Human Rights in Ontario

Everyone has the right to equal treatment under the Ontario Human Rights Code. Under this code, everyone has the right to equal opportunity when applying for a job, getting services, or renting a home. While this is the law, the reality can be quite different. You may be denied a job or an apartment because of the colour of your skin, your religion, age, or sexual orientation. This unfair treatment can cause pain, humiliation, and loss of dignity. Unequal or different treatment that causes harm is called discrimination. Make sure you know how to protect yourself and where to get support when confronting discrimination.

Ontario Human Rights Code

Ontario’s Human Rights Code (‘the Code’) is a provincial law that protects you from discrimination, but not in every situation. There are five areas where the Code protects your human rights. They are:

  1. Employment – applying for a job or while you are in the workplace;
  2. Housing – applying for housing or while you are living in your home;
  3. Services, goods and facilities – in a store or restaurant, when buying a product, in a school, hospital, etc;
  4. Contracts – in all oral or written contracts
  5. Membership in unions or other associations – equal treatment and opportunity to join

The Code is limited to these five areas only. For example, if a stranger on the street harassed you because of your race or gender, this may not be a human rights violation under the Code. You would have to call the police to address an incident like this as it does not fall into one of these five protected areas.

Ground Under the Human Rights Code

Discrimination under the Code is only related to specific characteristics, called “grounds“. You must prove that you were treated badly and differently from others based on one or more of the following:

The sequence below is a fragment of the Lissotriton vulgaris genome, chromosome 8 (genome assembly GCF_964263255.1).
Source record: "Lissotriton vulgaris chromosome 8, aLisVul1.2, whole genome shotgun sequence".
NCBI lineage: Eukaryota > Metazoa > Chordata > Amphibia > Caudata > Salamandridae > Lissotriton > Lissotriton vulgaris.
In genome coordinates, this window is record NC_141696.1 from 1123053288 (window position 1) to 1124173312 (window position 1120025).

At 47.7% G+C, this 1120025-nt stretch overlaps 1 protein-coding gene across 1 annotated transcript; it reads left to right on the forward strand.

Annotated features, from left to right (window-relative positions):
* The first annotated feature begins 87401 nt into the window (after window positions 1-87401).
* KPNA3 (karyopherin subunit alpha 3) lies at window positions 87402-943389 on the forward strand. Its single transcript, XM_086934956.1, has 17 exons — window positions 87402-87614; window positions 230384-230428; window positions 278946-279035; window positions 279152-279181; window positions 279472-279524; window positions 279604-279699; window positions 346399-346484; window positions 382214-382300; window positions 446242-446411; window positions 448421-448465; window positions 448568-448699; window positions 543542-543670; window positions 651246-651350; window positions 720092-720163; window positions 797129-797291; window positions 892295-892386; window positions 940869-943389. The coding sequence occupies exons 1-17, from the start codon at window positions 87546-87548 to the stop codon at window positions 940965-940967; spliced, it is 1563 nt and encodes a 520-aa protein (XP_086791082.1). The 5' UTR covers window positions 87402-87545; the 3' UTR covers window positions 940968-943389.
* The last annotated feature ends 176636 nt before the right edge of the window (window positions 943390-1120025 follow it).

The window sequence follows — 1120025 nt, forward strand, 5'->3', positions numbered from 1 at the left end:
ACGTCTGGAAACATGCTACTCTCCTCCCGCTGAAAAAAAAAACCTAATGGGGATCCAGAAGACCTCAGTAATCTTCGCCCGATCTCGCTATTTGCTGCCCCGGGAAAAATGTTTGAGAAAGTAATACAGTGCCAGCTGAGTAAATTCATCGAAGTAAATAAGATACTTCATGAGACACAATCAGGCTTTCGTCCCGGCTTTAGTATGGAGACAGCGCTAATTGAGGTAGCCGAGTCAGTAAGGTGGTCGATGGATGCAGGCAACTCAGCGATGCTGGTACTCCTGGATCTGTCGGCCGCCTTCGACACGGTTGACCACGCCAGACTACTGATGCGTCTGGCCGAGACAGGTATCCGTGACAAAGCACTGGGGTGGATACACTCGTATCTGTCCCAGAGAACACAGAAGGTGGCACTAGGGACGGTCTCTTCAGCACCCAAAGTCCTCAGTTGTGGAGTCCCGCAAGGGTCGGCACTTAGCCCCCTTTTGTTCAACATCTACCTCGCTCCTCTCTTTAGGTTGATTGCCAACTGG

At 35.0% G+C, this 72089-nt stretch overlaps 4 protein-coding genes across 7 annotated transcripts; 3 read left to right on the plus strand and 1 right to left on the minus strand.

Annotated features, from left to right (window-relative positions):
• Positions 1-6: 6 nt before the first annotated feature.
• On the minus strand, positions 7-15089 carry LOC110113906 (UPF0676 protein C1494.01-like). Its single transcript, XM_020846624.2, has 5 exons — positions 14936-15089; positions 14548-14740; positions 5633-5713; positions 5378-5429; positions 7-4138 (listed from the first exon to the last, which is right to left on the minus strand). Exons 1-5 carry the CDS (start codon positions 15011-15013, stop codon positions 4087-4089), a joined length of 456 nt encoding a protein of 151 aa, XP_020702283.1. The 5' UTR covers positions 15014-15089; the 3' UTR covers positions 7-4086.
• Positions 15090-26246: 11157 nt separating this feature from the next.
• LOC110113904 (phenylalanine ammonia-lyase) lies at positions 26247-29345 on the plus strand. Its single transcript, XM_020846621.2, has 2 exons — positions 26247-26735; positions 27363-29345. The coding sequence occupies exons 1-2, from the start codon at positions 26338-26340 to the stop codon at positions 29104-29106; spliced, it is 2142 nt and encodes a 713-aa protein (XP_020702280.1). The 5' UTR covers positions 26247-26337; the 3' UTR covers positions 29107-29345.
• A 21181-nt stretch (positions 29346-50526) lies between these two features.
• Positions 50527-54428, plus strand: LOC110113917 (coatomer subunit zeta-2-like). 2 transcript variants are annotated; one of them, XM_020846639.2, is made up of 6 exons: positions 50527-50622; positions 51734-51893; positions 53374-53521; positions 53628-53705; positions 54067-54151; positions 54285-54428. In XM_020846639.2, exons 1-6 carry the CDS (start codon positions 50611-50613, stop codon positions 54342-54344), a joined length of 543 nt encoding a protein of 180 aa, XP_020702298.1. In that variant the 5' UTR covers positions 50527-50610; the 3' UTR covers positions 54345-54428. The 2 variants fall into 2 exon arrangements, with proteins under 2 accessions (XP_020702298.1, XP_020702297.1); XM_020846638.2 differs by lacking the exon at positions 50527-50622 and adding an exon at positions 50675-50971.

• race
  • colour
  • ancestry
  • place of origin
  • citizenship
  • ethnic origin
  • creed (religion)
  • receipt of social assistance (housing situations only)
  • sexual orientation
  • marital status
  • family status
  • record of criminal offences (related to employment and you must have been pardoned)
  • age
  • disability
  • sex (including pregnancy and sexual harassment)
  • gender identity
  • gender expression


How Can You File a Human Rights Claim?

Not all bad or unfair treatment is discrimination. If you feel you are being discriminated against and want to file a human rights claim, the following three elements must exist:

  1. It must fall within one of the five protected areas;
  2. It must be linked to one or more of the grounds;
  3. There must be a link between the ground and the discrimination. For example: you are a woman and the only person not given a raise at work. This could be discrimination based on the grounds of sex.

Unfair treatment that does not fall within the Code may be covered by other laws. For example, your employer cuts your hours at work because you complained about not being paid your public holiday pay. Even though your boss’ behaviour is inappropriate and unfair, this may not be a human rights violation, but it could fall under the Employment Standards Act, another Ontario law that protects your rights at work.


Does the Code Cover Harassment and Bullying?

In order to be covered by the Human Rights Code, harassment or bullying must be related to one or more of the grounds of discrimination. For example, sexual harassment is a form of sex discrimination, and harassment of newcomers would be discrimination based on race, colour, ancestry, ethnic origin or place of origin. You have to make the link between the harassment and bullying and the grounds.